How to clean silver – a guide
Everybody loves silver, and there probably isn’t a household in the country that doesn’t contain some form of silver. Whether it’s sterling silver jewellery, antique silver cutlery or even a silver-plated trophy, there’s bound to be some hiding somewhere in your home.
And, whilst silver is a very beautiful and sought after precious metal, it can become “tarnished” over time and lose its beautiful shimmer and shine.
Tarnish is a dark, almost black layer that covers silver jewellery. It happens when silver comes into contact with naturally occurring sulphur compounds in the air. It’s also sometimes called oxidisation.
It can be a bit scary to try and clean your silver pieces yourself because they are often very special to us and we don’t want to damage them. That’s why we’re here to help with a handy guide on how to clean silver at home.
So, how do you clean silver?
Experts remain divided on the best way to clean silver as there are a lot of different methods out there, so we’ll talk you through some of the most common options and let you decide what’s best for you and your silver.
But let’s get one thing straight before we start: Never clean your silver in the dishwasher. Clean all of your silver items by hand. The high temperatures and abrasive nature of a dishwasher can change the colour of your silver and cause serious damage.
Cleaning silver with vinegar.
Place your jewellery or silverware in a bowl or container and cover it with white vinegar, enough so that it is completely immersed. If the item is only slightly dirty, it should be pretty clean after about fifteen minutes.
Depending on how badly tarnished your piece is, you can let it sit for up to three hours. Then, rinse your silver in cool, clean water, before drying it thoroughly.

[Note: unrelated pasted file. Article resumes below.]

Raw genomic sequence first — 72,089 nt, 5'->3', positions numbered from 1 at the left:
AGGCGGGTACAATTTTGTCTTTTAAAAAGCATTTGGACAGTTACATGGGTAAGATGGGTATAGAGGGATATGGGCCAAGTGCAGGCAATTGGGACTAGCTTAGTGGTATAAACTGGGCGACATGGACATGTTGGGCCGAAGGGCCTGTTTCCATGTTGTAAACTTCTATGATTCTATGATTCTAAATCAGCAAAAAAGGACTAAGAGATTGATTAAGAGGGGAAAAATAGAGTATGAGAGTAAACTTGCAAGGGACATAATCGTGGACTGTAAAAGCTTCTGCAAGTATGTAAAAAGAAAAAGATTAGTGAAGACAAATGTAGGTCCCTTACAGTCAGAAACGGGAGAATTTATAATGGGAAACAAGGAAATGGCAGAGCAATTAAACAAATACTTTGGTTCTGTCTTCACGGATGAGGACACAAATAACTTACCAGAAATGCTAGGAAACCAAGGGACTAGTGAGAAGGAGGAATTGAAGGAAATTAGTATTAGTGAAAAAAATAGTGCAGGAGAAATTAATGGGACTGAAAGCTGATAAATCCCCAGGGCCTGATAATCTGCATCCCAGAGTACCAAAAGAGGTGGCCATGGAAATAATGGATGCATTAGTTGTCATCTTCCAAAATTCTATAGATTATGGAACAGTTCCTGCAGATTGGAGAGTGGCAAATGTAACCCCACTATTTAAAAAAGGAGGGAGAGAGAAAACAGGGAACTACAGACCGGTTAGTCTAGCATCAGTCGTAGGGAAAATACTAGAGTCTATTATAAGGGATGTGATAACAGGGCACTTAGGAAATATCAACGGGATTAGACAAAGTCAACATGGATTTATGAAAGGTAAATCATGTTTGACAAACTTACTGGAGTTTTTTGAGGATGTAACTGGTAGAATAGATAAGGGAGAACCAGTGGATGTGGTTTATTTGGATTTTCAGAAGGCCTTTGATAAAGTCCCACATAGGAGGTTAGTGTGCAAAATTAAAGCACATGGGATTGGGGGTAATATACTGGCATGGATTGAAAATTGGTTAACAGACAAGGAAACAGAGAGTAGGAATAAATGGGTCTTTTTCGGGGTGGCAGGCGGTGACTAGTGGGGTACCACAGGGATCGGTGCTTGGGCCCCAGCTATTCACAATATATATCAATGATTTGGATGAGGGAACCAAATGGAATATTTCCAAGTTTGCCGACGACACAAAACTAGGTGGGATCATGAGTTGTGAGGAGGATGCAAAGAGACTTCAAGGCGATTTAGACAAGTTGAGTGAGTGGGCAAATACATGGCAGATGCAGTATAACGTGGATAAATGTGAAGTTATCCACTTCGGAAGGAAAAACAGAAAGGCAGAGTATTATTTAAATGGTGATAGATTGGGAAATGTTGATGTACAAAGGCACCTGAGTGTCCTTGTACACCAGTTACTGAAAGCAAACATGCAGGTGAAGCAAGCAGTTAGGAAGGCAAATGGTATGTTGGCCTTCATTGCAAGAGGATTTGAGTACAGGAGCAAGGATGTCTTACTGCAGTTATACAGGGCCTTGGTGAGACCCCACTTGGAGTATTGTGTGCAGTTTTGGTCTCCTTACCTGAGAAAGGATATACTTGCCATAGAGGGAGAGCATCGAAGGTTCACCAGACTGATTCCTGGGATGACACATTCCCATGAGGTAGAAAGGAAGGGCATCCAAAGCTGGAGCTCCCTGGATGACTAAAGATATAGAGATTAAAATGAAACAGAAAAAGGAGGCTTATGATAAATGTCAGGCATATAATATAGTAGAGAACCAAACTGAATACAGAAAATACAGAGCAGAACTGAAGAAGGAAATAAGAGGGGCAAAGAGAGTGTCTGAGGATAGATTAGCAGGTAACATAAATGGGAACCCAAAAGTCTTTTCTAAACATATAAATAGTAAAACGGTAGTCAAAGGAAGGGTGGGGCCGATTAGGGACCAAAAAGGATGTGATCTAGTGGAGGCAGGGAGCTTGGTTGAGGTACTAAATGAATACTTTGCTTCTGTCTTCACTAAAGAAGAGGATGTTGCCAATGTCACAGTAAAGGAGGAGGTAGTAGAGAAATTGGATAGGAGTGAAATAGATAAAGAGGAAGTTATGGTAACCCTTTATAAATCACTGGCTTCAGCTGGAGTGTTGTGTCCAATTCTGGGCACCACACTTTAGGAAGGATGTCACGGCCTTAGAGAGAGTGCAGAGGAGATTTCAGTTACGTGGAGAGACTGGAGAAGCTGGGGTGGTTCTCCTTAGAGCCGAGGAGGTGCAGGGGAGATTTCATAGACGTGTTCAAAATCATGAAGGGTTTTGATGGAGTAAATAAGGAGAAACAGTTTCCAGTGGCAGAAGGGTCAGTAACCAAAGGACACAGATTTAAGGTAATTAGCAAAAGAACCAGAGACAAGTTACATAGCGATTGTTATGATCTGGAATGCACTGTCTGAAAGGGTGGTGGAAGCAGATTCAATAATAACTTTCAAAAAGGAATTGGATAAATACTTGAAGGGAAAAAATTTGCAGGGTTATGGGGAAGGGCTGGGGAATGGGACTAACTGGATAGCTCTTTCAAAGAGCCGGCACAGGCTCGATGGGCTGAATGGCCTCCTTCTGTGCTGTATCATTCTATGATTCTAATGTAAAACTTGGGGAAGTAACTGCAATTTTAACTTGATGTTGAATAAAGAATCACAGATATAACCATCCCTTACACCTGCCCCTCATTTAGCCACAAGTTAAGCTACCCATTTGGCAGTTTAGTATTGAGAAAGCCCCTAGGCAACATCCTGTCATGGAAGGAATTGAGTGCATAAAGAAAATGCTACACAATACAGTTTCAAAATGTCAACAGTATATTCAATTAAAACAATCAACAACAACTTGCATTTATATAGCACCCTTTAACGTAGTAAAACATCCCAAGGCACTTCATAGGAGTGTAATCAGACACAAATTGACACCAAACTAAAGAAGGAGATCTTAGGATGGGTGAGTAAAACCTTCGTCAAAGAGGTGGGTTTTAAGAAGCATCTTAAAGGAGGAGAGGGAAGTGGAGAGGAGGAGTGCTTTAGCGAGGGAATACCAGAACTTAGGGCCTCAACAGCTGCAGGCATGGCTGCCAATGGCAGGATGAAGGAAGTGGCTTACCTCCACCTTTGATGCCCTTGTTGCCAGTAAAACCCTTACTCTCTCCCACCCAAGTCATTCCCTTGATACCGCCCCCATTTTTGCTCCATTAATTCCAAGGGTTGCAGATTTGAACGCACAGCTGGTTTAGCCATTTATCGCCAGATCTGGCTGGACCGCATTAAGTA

Cleaning silver with toothpaste.
Cleaning sterling silver with toothpaste is a frequently suggested way how to clean silver jewellery. However, beware of using toothpaste to clean tarnished silver, as toothpaste can contain harmful ingredients which will actually damage the silver. Mere trace amounts of the wrong kind of chemical in the toothpaste can cause serious damage, even if you’re just cleaning silver plate items.
If you do decide to go ahead, make sure that you select a plain white, non-gel toothpaste, that doesn’t contain any special whiteners.
Dampen the silver with water and gently apply toothpaste directly to the surface. Polish in soft circular motions with your finger or a soft cloth until the tarnish starts to disappear.
If you notice scratching at any point, stop and wash the toothpaste off immediately.
Rinse with cool water and dry thoroughly with a towel or cloth.
Warning – We strongly advise that toothpaste should never be used to clean valuable and antique pieces of silver since it can cause irreparable damage.
Cleaning silver with baking soda.
Cleaning silver with baking powder or baking soda may remove stubborn tarnish. However, like toothpaste, don’t use it unless you don’t mind the risk of damaging the silver, as it will take off a layer of silver along with the tarnish. This can be especially damaging for silver plate items, as the layer can be quite thing.
If you are confident that this method will be right for your silver, then make a paste of baking soda and warm water.
Gently rub the mixture onto the silver using a soft cloth or towel. Once the tarnish has gone, rinse your items under the tap and dry thoroughly.
Cleaning silver with coke.